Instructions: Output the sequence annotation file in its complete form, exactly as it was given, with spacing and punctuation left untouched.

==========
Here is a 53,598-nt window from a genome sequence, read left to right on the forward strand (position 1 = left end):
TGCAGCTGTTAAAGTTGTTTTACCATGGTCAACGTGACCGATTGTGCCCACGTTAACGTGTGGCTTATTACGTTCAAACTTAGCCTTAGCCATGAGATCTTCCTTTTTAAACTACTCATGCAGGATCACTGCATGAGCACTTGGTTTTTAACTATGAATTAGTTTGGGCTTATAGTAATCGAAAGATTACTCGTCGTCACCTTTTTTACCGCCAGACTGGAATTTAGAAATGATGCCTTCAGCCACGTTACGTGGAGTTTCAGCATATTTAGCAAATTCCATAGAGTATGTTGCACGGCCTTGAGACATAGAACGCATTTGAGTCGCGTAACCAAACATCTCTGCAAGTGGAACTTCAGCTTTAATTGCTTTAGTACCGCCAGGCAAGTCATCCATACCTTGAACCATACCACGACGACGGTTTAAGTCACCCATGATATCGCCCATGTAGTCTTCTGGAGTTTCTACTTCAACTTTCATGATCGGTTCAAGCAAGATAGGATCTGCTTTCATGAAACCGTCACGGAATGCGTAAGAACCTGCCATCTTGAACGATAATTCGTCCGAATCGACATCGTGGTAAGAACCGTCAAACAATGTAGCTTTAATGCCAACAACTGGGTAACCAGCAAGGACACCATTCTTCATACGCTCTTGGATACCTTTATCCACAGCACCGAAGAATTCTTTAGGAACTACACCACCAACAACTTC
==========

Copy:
Here is a 53,598-nt window from a genome sequence, read left to right on the forward strand (position 1 = left end):
TGCAGCTGTTAAAGTTGTTTTACCATGGTCAACGTGACCGATTGTGCCCACGTTAACGTGTGGCTTATTACGTTCAAACTTAGCCTTAGCCATGAGATCTTCCTTTTTAAACTACTCATGCAGGATCACTGCATGAGCACTTGGTTTTTAACTATGAATTAGTTTGGGCTTATAGTAATCGAAAGATTACTCGTCGTCACCTTTTTTACCGCCAGACTGGAATTTAGAAATGATGCCTTCAGCCACGTTACGTGGAGTTTCAGCATATTTAGCAAATTCCATAGAGTATGTTGCACGGCCTTGAGACATAGAACGCATTTGAGTCGCGTAACCAAACATCTCTGCAAGTGGAACTTCAGCTTTAATTGCTTTAGTACCGCCAGGCAAGTCATCCATACCTTGAACCATACCACGACGACGGTTTAAGTCACCCATGATATCGCCCATGTAGTCTTCTGGAGTTTCTACTTCAACTTTCATGATCGGTTCAAGCAAGATAGGATCTGCTTTCATGAAACCGTCACGGAATGCGTAAGAACCTGCCATCTTGAACGATAATTCGTCCGAATCGACATCGTGGTAAGAACCGTCAAACAATGTAGCTTTAATGCCAACAACTGGGTAACCAGCAAGGACACCATTCTTCATACGCTCTTGGATACCTTTATCCACAGCACCGAAGAATTCTTTAGGAACTACACCACCAACAACTTC